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Artist Profiles » Annie Smits Sandano, Philippa Bentley and Susan Haywood-Smith

Annie Smits Sandano, Philippa Bentley and Susan Haywood-SmithAnnie Smits Sandano, Philippa Bentley and Susan Haywood-Smith use Wood Cut, Screen Printing and Etching techniques to create a vibrant and fresh approach to New Zealand iconography.

Philippa Bentley prints icons of Kiwiana onto ‘upcycled’ weatherboards. Philippa employ’s traditional photographic silkscreen techniques. Each insect is individually screen-printed on to house weatherboard or paper, and then hand painted, labelled and framed as if archived in a museum boxed collection. The use of weatherboard started as a play on the old Kiwi 1950’s trend of a butterfly on a weatherboard house idea and is now an integral part of the work.

“I like the idea of taking something that is disposable and transforming it into something of greater use and value”. The organic nature of weatherboard presents its challenges when screen-printing by hand. “It’s the unpredictable nature of the process that I like, the fact that each print takes on its own life and is quite distinctive from the next.”

For the insect collection series a major source of inspiration has been the Auckland War Memorial Museum and the natural history and entomology departments there. “I think the collections are so, so beautiful and can spend ages looking over them. They are about the natural specimen and the human input of the collector - some from over a century ago and the social context of that time. I also consider the tension between containment and preservation, freedom and security; collective and personal memory.”

“I am producing the artworks as limited edition series for each insect. However, there is a lot of work that goes into each individual insect and the work as a whole. Also, each insect collection is printed on a different set of boards and so no two will be the same. They have got to be as close to a unique, one-off artwork as a print can be!”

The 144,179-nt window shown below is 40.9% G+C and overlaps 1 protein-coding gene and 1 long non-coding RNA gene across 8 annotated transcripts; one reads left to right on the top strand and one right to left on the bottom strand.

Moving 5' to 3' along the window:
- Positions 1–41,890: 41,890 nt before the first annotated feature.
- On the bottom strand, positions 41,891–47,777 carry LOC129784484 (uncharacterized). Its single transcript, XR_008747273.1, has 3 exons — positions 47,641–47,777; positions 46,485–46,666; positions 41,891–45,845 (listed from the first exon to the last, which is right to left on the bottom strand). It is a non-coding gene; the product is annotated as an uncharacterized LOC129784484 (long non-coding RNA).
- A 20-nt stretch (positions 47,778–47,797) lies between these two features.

Susan Haywood-Smith's multi-media prints are inspired by Maoridom, Polynesian culture and her Celtic Heritage. The designs of Tivaevae, Kete and Tapa cloth have had an influence on Susan’s practice. “In general my work has been very graphic, yet subtle and implied in its depth. With this body of work I have sought to expand upon the subtle themes through the greater use of embossing, delicate papers and strong simple colours.”

New technology in etching materials has enabled Susan to create etchings using the environmentally safe Photoplymer technique. “I‘m committed to only utilising safer printmaking techniques and practices. This is in consideration of the environment and of my health. Traditional printmaking processes such as etching can be a toxic process involving the usage of hazardous chemicals.”

The artwork is transferred onto a transparency which is then overlaid onto a photopolymer plate and exposed to ultraviolet light. On the plate surface is a polymer which is light sensitive and water-soluble. The area of polymer exposed to the ultraviolet light hardens, whereas the polymer blocked by the artwork remains water-soluble. This area is then dissolved in water leaving the image from the transparency etched into the photopolymer plate. The etched area on the plate captures the ink and the image is printed using a printmaking press.

Annie Smits Sandano has gained a strong following since her graduation from Elam with her fresh, simple and uncomplicated wood cut prints. These images are composed from individually hand carved wooden blocks. French and German inks are custom mixed and then carefully applied to the surface of the carved blocks using specialist rubber ink rollers.

The inked up blocks are then arranged on the paper surface and put through a high-pressure press, creating an impression on the paper surface. Each layer of color is left to dry before the next layer is applied, and the paper is put through the press several times until the composition is gradually built up to it’s finished state.

“I wanted to produce a suite of prints that related the technical base I developed with my contemporary context in New Zealand. With a clean aesthetic in mind, I thoroughly researched Kiwiana iconography and my possibilities for referencing. Although I have lived in New Zealand for about half my life, I was not born here. I did not want to reference aspects of the culture around me inappropriately.”

Annie’s work convey’s a sense of fun and movement. “I wanted to produce images that were contemporary and innovative, and that made a mark as being from my generation of practicing printmakers in New Zealand. I also wanted to establish and develop the wood cut process as a contemporary medium. “

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